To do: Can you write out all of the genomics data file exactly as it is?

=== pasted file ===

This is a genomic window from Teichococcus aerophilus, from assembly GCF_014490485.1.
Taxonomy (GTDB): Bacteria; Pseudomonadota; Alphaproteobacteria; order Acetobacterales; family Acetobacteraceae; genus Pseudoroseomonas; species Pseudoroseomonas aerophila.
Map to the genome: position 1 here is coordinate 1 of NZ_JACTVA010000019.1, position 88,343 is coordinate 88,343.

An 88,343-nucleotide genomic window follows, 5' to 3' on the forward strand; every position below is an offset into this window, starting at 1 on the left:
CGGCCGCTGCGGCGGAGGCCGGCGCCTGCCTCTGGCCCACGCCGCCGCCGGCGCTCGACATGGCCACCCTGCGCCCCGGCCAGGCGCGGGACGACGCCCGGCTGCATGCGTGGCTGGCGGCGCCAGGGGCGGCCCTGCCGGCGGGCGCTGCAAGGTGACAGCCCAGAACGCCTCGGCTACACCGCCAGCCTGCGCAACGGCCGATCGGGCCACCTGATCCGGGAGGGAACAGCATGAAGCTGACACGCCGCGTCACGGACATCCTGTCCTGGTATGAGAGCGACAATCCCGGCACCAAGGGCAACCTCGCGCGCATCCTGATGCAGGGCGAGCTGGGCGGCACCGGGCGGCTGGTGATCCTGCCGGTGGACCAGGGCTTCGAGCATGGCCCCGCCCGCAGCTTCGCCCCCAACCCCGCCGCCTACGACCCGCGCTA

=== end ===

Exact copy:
This is a genomic window from Teichococcus aerophilus, from assembly GCF_014490485.1.
Taxonomy (GTDB): Bacteria; Pseudomonadota; Alphaproteobacteria; order Acetobacterales; family Acetobacteraceae; genus Pseudoroseomonas; species Pseudoroseomonas aerophila.
Map to the genome: position 1 here is coordinate 1 of NZ_JACTVA010000019.1, position 88,343 is coordinate 88,343.

An 88,343-nucleotide genomic window follows, 5' to 3' on the forward strand; every position below is an offset into this window, starting at 1 on the left:
CGGCCGCTGCGGCGGAGGCCGGCGCCTGCCTCTGGCCCACGCCGCCGCCGGCGCTCGACATGGCCACCCTGCGCCCCGGCCAGGCGCGGGACGACGCCCGGCTGCATGCGTGGCTGGCGGCGCCAGGGGCGGCCCTGCCGGCGGGCGCTGCAAGGTGACAGCCCAGAACGCCTCGGCTACACCGCCAGCCTGCGCAACGGCCGATCGGGCCACCTGATCCGGGAGGGAACAGCATGAAGCTGACACGCCGCGTCACGGACATCCTGTCCTGGTATGAGAGCGACAATCCCGGCACCAAGGGCAACCTCGCGCGCATCCTGATGCAGGGCGAGCTGGGCGGCACCGGGCGGCTGGTGATCCTGCCGGTGGACCAGGGCTTCGAGCATGGCCCCGCCCGCAGCTTCGCCCCCAACCCCGCCGCCTACGACCCGCGCTA